Eric S. Raymond
|Eric S. Raymond|
|Alma mater||University of Pennsylvania|
Eric S. Raymond is a computer programmer, author, open source software advocate, and Life enthusiast.
He was one of several developers of Xlife during 1990-1998. He implemented patterns for the parts of Codd's universal computer, for Wireworld-4, and other sample patterns for versions of Xlife supporting multiple states (version 4.0+).
In October 2003, Raymond suggested a representation of the Conway's Life glider as an appropriate "hacker emblem". Inevitably this was somewhat controversial, but the emblem has made many appearances on the Web in the years since then.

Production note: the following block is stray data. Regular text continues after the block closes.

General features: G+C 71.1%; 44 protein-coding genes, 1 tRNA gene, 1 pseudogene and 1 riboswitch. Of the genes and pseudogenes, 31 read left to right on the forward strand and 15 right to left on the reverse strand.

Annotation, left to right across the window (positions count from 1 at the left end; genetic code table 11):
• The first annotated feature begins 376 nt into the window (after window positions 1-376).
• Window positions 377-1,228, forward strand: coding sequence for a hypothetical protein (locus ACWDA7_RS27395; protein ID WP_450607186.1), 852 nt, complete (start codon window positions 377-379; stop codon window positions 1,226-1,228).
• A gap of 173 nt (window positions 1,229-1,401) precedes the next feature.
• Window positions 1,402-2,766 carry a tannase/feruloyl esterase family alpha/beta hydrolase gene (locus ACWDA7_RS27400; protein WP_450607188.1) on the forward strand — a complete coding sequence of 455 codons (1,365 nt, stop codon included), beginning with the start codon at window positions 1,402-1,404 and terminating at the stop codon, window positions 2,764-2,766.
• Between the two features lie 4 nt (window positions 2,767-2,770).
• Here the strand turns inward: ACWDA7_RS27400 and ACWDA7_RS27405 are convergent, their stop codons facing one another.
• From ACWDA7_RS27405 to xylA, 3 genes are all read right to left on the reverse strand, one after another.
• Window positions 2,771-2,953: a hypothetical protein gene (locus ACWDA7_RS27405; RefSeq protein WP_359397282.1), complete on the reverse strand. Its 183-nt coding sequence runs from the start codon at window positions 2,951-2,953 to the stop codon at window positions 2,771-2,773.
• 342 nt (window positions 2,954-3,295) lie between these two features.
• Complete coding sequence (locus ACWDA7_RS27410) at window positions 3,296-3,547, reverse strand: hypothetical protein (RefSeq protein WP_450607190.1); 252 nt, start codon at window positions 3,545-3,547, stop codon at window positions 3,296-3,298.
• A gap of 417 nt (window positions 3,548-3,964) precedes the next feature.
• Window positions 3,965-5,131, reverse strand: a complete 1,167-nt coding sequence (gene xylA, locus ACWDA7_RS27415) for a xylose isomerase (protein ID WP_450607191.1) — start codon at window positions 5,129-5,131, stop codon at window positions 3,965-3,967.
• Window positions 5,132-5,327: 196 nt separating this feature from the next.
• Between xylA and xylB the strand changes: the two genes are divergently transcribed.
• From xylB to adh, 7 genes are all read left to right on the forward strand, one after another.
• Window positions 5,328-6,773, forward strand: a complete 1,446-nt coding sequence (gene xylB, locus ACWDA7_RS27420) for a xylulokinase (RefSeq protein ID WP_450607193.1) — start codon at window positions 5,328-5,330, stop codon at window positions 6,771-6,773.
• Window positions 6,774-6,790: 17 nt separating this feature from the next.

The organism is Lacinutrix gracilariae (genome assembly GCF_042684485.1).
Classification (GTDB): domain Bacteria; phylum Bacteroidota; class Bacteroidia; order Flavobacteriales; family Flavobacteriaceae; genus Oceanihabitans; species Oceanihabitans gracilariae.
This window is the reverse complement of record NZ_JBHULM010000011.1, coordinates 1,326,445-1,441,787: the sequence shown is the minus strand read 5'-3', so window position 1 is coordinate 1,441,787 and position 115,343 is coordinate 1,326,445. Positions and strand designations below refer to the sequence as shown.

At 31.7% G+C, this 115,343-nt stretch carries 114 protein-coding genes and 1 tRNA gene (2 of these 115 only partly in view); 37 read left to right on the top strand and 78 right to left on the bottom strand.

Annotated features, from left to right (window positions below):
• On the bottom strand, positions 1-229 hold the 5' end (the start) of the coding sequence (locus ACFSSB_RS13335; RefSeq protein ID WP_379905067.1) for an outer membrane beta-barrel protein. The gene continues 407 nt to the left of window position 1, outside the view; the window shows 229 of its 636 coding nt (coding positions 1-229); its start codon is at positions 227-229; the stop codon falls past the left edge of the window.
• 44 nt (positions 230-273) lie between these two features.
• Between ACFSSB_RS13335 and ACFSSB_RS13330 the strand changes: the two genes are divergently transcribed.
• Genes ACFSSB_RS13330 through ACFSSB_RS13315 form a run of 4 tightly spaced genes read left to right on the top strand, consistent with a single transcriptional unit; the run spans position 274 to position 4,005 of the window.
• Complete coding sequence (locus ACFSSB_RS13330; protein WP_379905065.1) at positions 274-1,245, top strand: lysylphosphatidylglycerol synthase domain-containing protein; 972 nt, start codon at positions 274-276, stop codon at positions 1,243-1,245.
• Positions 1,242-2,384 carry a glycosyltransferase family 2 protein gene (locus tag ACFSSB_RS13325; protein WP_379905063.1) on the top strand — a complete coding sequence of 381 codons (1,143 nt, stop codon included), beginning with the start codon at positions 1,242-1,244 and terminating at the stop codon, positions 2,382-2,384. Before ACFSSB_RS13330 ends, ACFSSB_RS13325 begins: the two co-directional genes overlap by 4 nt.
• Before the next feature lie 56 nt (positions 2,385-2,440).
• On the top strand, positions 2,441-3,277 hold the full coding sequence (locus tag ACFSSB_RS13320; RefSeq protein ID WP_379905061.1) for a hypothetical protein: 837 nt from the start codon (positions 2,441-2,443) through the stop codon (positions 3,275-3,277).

Raymond was also for many years an active volunteer editor for the Jargon Files, or the "New Hacker's Dictionary" (printed form). One definition from the Jargon Files seems particularly appropriate for a partial quotation on the LifeWiki:
1. A cellular-automata game invented by John Horton Conway and first introduced publicly by Martin Gardner (Scientific American, October 1970); the game's popularity had to wait a few years for computers on which it could reasonably be played, as it's no fun to simulate the cells by hand. Many hackers pass through a stage of fascination with it, and hackers at various places contributed heavily to the mathematical analysis of this game (most notably Bill Gosper at MIT, who even implemented life in TECO!). When a hacker mentions ‘life’, he is much more likely to mean this game than the magazine, the breakfast cereal, or the human state of existence. ...